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AIDS:
doi: 10.1097/QAD.0b013e3283610ec7
Clinical Science

Treatment failure and drug resistance is more frequent in HIV-1 subtype D versus subtype A-infected Ugandans over a 10-year study period

Kyeyune, Freda,∗; Nankya, Immaculatea,b,c,∗; Metha, Samara,b; Akao, Julieta,b; Ndashimye, Emmanuela; Tebit, Denis M.c; Rodriguez, Benignoc; Kityo, Cissya,b; Salata, Robert A.c; Mugyenyi, Petera,b; Arts, Eric J.a,c

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Abstract

Objectives:

To determine the impact of HIV-1 subtype on treatment outcomes and the emergence of drug resistance in the resource limited setting of Kampala, Uganda.

Design:

The Joint Clinical Research Centre (JCRC) in Kampala, Uganda has provided over 2000 drug-resistant genotypes (DRGs) over the past 10 years as standard of care for patients failing therapy and 1403 from treatment-naive and experienced patients over the past 10 years have been analyzed for this study.

Method:

Viral loads, CD4 cell count, treatment histories and other relevant clinical data was compared with the infecting HIV-1 subtype and DRGs of Ugandan patients failing treatment.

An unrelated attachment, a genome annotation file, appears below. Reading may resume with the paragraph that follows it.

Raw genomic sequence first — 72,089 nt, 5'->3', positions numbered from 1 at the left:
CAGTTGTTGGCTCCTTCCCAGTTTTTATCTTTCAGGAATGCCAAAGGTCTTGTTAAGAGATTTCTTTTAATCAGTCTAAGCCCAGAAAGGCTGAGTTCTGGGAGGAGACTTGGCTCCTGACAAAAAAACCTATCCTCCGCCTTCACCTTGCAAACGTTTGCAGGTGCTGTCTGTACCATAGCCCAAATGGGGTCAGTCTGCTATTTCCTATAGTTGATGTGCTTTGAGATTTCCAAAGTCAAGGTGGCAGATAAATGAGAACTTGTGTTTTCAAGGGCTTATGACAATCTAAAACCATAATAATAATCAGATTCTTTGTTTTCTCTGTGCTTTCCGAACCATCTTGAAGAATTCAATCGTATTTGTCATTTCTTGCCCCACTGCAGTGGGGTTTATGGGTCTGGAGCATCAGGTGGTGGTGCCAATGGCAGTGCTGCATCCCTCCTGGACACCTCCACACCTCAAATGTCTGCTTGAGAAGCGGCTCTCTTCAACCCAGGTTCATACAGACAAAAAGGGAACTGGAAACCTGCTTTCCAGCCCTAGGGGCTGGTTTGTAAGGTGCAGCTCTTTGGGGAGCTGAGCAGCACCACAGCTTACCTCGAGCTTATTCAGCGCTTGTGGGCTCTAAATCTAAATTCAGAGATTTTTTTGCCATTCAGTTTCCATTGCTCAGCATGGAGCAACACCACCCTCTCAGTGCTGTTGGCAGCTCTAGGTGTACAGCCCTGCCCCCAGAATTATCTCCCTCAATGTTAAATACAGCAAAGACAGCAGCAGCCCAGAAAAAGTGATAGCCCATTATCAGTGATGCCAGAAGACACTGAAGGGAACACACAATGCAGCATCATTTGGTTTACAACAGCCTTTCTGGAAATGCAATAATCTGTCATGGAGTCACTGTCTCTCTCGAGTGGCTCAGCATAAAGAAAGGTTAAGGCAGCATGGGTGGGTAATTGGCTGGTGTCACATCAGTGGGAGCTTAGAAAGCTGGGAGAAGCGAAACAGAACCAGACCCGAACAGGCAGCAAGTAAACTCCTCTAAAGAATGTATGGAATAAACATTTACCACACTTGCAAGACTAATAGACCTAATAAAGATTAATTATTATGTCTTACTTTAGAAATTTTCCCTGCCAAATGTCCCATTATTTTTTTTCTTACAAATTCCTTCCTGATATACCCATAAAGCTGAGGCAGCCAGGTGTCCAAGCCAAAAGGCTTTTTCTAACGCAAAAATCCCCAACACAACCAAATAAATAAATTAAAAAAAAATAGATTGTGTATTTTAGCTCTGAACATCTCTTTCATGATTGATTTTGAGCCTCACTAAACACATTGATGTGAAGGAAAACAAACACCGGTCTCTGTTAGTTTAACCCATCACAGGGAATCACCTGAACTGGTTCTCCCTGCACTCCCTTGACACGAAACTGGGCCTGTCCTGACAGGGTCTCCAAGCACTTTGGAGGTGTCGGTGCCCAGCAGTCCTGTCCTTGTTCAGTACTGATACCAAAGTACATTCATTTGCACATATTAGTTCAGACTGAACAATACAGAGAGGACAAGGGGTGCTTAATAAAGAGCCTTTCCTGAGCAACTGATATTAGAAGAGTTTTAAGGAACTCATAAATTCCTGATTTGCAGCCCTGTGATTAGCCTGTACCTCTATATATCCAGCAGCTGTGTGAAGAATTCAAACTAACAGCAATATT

Results:

Patients failing HAART with DRGs (n = 937) were more frequently infected with subtype D than expected on the basis of the subtype distribution in the treatment-naive population (n = 655) in Kampala (P < 0.001). Higher proportions of treatment failures among subtype D-infected patients were driven by resistance to nucleoside reverse transcriptase inhibitors (NRTI) (P < 0.0002) more than to non-NRTIs (P > 0.04) or protease inhibitors.

Conclusion:

Higher rates of treatment failure among subtype D as compared with subtype A-infected Ugandans was analogous to the faster disease progression in subtype D-infected patients. The mechanism(s) by which drug resistance may emerge faster in subtype D HIV-1 may relate to higher replicative fitness and increased propensity for a CXCR4 tropism.

© 2013 Wolters Kluwer Health | Lippincott Williams & Wilkins

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